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The Birth of an Idea

The Red Cross idea was born in 1859, when Henry Dunant, a young Swiss man, came upon the scene of a bloody battle in Solferino, Italy, between the armies of imperial Austria and the Franco-Sardinian alliance. Some 40,000 men lay dead or dying on the battlefield and the wounded were lacking medical attention.

Dunant organized local people to bind the soldiers' wounds and to feed and comfort them. On his return, he called for the creation of national relief societies to assist those wounded in war, and pointed the way to the future Geneva Conventions. 

"Would there not be some means, during a period of peace and calm, of forming relief societies whose object would be to have the wounded cared for in time of war by enthusiastic, devoted volunteers, fully qualified for the task?" he wrote.

The Red Cross was born in 1863 when five Geneva men, including Dunant, set up the International Committee for Relief to the Wounded, later to become the International Committee of the Red Cross. Its emblem was a red cross on a white background: the inverse of the Swiss flag. The following year, 12 governments adopted the first Geneva Convention; a milestone in the history of humanity, offering care for the wounded, and defining medical services as "neutral" on the battlefield.

Jean-Henry Dunant was born on 8 May 1828 in Geneva to a middle-class Calvinist family. His early initiatives included participating in the creation of the Young Men’s Christian Association (YMCA) in 1852 and the World Alliance of YMCAs in 1855.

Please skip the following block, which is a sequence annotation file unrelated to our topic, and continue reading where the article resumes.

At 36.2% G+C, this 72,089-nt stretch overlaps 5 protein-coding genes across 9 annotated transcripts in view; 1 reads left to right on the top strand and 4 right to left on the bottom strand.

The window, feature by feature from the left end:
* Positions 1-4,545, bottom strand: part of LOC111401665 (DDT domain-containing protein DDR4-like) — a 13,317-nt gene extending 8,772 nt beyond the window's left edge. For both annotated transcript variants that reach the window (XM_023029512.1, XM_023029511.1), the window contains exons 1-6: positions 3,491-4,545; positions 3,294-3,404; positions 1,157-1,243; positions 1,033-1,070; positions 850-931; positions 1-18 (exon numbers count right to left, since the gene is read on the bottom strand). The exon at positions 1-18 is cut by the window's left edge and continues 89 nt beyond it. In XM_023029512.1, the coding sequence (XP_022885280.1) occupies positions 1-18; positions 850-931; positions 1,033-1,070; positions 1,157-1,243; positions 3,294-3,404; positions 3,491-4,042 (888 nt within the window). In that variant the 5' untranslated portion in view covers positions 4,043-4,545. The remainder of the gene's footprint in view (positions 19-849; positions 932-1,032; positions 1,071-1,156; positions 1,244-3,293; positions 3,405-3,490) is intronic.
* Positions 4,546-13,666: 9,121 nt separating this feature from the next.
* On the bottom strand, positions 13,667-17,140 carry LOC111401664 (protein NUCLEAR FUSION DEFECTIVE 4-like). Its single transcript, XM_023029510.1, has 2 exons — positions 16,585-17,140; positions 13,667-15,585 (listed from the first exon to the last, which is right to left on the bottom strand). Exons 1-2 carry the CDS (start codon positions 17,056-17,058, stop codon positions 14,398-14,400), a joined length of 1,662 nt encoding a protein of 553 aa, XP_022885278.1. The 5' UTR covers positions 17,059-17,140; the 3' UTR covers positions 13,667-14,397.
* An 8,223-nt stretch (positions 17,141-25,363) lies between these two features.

The Barbados Red Cross Society began operations on 17th February 1960 as a branch of the British Red Cross. The National Society was incorporated by an Act of Parliament - (The Barbados Red Cross Society ACT 1969/35) as a Voluntary Aid Society, auxiliary to Public Authorities on 24th July 1969, and is governed by this Charter. In August 1984, the Society was approved as a member of the International Red Cross and became a full member of  the League of Red Cross and red Crescent Societies(now known as the International Federation of Red Cross and Red Crescent Societies, IFRC or the Movement). The activities of the Barbados Red Cross Society are overseen by an Eight (8) Member Governing Board, under the Leadership of the President.

The day to day functions of the National Society are overseen by the Director General. There is a small number of paid staff who each fulfill specific roles in the administration of the Society's work. As a non-profit organization however, the majority of the services provided are done through the organisation's membership base and coordinated by relevant Officers/Directors of Programmes. 

Barbados Red Cross First President

Ena K. Walters, became the first Afro-Caribbean and first Barbadian trained nurse to serve as Matron of a public hospital in Barbados. In 1957 she was appointed Matron of the Barbados General Hospital, and subsequently, Matron of the Queen Elizabeth Hospital which opened in 1964. She retired in 1983 after serving twenty-five years as Matron of both hospitals.

Ena Walters played a major role in the development of nursing in the region. She was appointed the first Chairman of the Regional Nursing Body and also served on a special committee for the establishment of the Advanced Nursing Unit at the University of the West Indies, Mona.

Dr. Walters was a founder member and Past President of the Barbados Red Cross Society and also a founder member and Past President of Soroptimist International of Barbados. The recipient of many awards, in 1987 she was awarded the Gold Crown of Merit (GCM) by the Government of Barbados.

Dr. Walters, received the Most Excellent Order of the British Empire (M.B.E.) in Recognition of Her Distinguished Service to Barbados as Matron of the Queen Elizabeth Hospital 1958-1983

Miss Ena K. Walters, GCM, M.B.E.
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